3) Keys arrangement - they could have easily put the arrow keys a bit south or something to give a hint as you are more likely to press wrong key many times when trying to use Shift, Right-click key, End.
    4) The touchpad is annoying - if you have a finger/hand close to the touchpad it treats it pressing the touchpad - so either no response to the actual action with the other hand or tries to zoom or scroll instead.
    5) The screen only tilts to something like 120degrees or so which is annoying sometimes when you want have better viewing angle due to too much reflection due to the glossy screen.
    6) Finally I would have much rather had the multimedia buttons standalone instead of FN based.
    Reply
  • Pessimism - Wednesday, April 20, 2011 - link

    Snap together plastic clip construction=FAIL. No serviceability whatsoever. That stuff NEVER comes apart without something breaking. Reply
  • XZerg - Wednesday, April 20, 2011 - link

    yea and even if it does come apart it does not go back in perfectly either. I have the l501x and i know that for sure.

    I have to say though I like the l501x over the l502x simply because of the keyboard on the newer one feels cheap quality.
    Reply
  • Arbie - Wednesday, April 20, 2011 - link

    Whether the goal is to show what the machine can do, or to show what it can't do, this game matters. First, there's a huge amount of comparative info available. Second, Crysis / Warhead scaled really well so you probably can get a playable experience at the lower settings a box like this works with. Third it's the best single-player FPS ever made (IMHO) and won't be surpassed anytime soon - unfortunately. So it deserves a continued place on your list. Stalker...? C'mon. Reply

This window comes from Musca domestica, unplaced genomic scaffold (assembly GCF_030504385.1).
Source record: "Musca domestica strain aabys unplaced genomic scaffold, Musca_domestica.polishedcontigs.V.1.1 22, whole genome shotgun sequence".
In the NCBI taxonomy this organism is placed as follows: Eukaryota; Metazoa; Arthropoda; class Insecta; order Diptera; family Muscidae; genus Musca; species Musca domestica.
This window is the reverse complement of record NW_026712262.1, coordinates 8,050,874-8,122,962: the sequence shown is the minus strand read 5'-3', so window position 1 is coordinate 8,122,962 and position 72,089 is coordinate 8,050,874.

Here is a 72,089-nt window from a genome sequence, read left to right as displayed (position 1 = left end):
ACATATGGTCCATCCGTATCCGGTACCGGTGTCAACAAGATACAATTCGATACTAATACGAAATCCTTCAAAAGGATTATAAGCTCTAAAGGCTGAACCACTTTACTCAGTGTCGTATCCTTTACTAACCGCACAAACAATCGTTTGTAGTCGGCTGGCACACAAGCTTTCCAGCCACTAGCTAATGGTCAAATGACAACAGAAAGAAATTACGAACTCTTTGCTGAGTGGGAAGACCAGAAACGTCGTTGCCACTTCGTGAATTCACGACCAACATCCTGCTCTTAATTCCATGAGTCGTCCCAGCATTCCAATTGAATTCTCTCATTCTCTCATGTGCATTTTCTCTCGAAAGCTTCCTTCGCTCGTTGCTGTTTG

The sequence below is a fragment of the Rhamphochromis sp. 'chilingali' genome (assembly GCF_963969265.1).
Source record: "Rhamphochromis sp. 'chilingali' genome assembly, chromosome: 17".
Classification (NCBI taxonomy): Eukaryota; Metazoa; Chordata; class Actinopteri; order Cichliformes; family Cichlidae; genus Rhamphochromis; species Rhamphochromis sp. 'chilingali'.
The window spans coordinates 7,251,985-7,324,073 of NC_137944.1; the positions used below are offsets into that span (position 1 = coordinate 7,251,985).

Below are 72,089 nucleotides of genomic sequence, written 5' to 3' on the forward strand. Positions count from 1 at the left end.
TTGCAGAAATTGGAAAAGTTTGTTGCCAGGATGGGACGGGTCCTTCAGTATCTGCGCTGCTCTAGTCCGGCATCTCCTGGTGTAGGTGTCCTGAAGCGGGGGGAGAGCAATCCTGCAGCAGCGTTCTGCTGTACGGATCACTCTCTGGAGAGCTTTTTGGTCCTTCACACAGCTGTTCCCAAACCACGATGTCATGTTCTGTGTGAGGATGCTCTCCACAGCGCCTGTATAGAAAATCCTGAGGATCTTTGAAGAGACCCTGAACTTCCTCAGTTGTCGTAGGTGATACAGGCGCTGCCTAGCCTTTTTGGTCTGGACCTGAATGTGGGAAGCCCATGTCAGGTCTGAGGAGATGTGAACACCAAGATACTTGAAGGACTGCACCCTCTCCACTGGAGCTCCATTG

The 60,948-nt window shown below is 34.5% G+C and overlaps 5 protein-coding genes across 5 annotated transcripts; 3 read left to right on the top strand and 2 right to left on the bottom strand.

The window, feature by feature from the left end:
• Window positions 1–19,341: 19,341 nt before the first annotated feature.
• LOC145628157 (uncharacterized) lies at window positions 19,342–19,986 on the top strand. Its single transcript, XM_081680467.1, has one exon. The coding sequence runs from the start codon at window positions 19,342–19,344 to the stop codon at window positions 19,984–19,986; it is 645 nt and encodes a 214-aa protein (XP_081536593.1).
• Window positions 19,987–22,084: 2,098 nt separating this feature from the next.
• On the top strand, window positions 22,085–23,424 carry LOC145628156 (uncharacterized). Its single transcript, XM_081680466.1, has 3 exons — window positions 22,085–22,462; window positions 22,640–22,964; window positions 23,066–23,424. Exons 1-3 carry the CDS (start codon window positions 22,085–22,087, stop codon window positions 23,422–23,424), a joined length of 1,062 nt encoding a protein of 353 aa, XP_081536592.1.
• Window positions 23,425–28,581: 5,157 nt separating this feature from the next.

• NCM - Wednesday, April 20, 2011 - link

    JW writes: "Finally, Quick Sync with the “Quality” profile took 34 seconds (156.56 FPS), while the “Fast” profile results in the quickest transcoding time, requiring just 25 seconds—or a very impressive speed of 212.92 FPS."

    So test results apparently timed to the nearest second acquire 5 significant digit precision when translated into FPS? My old math teacher wouldn't buy that one...
    Reply
  • JarredWalton - Wednesday, April 20, 2011 - link

    Perhaps I used a stopwatch and rounded to the nearest second? :-p

    Anyway, you'll be thrilled to know that I have now rounded to the nearest FPS, which completely changes the results. Oh, wait... it doesn't, other than to show there's potentially a larger margin of error. Maybe I should round to two significant digits, because then we could say that it was 58FPS vs. 77FPS vs. 160FPS vs. 210FPS -- and by further rounding increase the margin of error another 1-5%.

    I've actually considered this before. All of the gaming benchmarks are slightly variable, so while they can measure very specifically the result of one test run, depending on the game you might see up to a 10% change between runs. It's why I end up running multiple times and taking the best result, so we're comparing best-case on all systems. But should we stop including any decimal points in our game benchmarks, just because they're variable? Some readers will complain if a bunch of systems tie at, e.g. 73FPS, but at the same time I hope everyone here realizes that anything less than a 5% difference is close enough that you're not going to notice.
    Reply
  • BioTurboNick - Wednesday, April 20, 2011 - link

    As a scientist, I'd say average +/- standard deviation would be perfect. :-D Reply
  • seapeople - Wednesday, April 20, 2011 - link

    Three sig figs is fine. It's just distracting and annoying to look at "155.36 fps". Whatever you do, do NOT start doing crap like "46 +/- 3 fps" like someone suggested. This is a tech forum, not a statistics orgy; the average audience here wouldn't care. Reply
  • tipoo - Wednesday, April 20, 2011 - link

    Is it so hard to design a laptop with a 9 cell that doesn't stick out like a sore thumb? Reply